"How are you going to celebrate your anniversary?," a friend asked me yesterday. "Do you have a special bottle of ... oh, that's right, you do not drink."

"I do not drink," I said.

"Not even to celebrate?," she asked. "Not even on your anniversary?"

"I will drink ginger ale," I replied.

We both laughed to forestall any tension that might crop up between friends.

"Hey," she said. "Don't think I'm trying to get you to drink."

I didn't realize that yesterday, the day of my wedding anniversary, marked my 300th straight day of not drinking until this evening. I was out running and counting the joys and blessings of life, and in that moment, counting the days of alcohol freedom just seemed to naturally come up. My mind went to a feeling that returns often these days, a combination of "what if ..., wouldn't just one be okay ..." to "Oh, thank goodness I didn't."

I did realize when I got home from work last night that we were out of the two beverages that have evolved into my drinks of choice: plain seltzer water and ginger-ale. I told my husband I was going to run out to get my libations, and he understood that I did not mean wine, bourbon, or beer. But to pick up my plastic-bottled $1.09 beverages, I needed to walk past a liquor store, one that for two years I had frequented regularly and the store staff knew me well.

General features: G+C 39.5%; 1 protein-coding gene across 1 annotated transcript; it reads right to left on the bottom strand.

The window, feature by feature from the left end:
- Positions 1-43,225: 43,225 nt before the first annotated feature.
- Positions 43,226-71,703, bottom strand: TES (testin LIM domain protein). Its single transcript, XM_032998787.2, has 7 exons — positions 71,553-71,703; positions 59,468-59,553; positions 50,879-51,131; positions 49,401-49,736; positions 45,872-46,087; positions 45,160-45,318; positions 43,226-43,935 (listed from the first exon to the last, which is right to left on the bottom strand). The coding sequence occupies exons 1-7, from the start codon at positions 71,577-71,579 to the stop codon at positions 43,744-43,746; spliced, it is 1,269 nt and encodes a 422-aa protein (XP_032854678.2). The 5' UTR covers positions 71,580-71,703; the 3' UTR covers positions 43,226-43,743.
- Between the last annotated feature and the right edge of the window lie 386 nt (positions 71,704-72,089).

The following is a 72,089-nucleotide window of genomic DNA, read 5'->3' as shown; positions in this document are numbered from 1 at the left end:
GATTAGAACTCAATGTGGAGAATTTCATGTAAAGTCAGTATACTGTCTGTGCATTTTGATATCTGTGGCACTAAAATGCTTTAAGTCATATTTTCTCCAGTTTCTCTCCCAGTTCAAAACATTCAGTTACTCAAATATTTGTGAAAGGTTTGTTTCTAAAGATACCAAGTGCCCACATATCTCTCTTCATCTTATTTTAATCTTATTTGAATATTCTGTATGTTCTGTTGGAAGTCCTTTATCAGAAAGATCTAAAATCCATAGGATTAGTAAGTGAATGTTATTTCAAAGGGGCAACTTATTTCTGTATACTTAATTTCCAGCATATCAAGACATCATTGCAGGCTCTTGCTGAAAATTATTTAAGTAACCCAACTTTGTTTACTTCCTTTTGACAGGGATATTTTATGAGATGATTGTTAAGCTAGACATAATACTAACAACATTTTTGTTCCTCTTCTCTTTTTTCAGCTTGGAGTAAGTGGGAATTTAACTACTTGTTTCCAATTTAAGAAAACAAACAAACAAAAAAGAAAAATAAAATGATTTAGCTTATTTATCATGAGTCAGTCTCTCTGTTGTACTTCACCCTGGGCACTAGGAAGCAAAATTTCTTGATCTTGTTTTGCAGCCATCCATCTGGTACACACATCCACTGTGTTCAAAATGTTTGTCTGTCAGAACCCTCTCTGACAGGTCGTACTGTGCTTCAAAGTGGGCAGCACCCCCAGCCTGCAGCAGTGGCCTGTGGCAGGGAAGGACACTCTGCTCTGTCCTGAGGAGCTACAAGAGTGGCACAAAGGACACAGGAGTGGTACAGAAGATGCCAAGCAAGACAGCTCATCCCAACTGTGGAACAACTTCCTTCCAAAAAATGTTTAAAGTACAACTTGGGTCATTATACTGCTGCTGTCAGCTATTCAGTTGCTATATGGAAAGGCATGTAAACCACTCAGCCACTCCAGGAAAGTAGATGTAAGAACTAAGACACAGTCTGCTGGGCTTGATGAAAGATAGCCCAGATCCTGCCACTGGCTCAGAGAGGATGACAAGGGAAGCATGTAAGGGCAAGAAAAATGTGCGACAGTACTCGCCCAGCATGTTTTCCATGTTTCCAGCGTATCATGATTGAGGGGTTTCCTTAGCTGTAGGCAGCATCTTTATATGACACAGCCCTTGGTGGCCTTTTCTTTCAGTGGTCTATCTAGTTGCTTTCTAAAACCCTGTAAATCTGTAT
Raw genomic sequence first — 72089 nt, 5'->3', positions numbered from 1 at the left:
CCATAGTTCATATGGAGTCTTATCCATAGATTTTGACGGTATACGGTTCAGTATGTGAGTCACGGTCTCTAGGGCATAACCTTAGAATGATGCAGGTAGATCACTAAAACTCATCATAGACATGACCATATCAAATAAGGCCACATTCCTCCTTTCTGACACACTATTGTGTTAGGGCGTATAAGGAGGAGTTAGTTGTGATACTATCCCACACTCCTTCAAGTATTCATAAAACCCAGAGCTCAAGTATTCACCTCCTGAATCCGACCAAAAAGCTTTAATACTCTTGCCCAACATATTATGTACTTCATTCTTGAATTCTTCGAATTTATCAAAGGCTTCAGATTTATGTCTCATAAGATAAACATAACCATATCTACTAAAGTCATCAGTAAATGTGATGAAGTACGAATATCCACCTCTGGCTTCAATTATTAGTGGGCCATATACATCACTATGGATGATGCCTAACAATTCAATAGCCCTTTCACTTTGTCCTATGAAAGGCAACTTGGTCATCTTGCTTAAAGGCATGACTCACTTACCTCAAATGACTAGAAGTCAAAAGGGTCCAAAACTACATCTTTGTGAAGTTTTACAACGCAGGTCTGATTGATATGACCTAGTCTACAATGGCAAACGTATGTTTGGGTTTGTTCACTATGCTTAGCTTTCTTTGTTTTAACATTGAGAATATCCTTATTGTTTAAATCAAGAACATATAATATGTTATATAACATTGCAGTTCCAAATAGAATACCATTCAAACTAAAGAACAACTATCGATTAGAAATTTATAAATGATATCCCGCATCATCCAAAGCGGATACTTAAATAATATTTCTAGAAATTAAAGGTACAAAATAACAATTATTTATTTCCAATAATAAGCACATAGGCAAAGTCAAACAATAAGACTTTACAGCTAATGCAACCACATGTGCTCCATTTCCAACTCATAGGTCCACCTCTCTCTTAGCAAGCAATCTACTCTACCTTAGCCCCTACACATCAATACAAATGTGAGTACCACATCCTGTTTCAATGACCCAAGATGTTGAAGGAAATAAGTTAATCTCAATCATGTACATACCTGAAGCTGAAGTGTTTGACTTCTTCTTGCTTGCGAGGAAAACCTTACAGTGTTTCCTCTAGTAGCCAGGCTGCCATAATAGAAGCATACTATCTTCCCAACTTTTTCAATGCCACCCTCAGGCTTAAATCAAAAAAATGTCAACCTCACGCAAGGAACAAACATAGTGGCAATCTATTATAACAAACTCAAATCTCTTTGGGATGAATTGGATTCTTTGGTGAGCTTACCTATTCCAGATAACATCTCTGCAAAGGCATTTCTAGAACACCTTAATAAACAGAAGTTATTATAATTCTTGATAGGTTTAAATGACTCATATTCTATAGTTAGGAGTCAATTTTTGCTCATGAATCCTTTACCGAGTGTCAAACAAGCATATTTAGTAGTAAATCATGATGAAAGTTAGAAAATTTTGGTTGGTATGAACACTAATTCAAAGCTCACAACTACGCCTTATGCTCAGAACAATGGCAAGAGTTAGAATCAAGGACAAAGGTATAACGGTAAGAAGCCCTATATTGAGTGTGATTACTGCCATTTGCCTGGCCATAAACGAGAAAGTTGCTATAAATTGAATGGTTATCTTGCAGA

"Hey," I thought to myself. "Why not pop in and say hello? Why not see if they have something bubbly, something celebratory, that's non-alcoholic?"

I shook myself, and walked resolutely into the Stewart's convenience store next door.

I find that it's easy to celebrate without alcohol in a manner that is perhaps a little muted but decidedly more sustaining. I enjoy the flavors of food in a way that I hadn't before, and I relish the feeling of being outdoors amid a night chill and being able to savor and embrace the chill, not shrink away from it entirely. I welcome the exhilarating feeling of being exerted during a run as well as the knowledge that I can calculate the quantity and quality of my energy stores in a way that's clear-headed and not under any other influence. I know that when I sleep late, it's because my body genuinely needs the sleep, not because something else that was pleasant and intoxicating lingered into my system.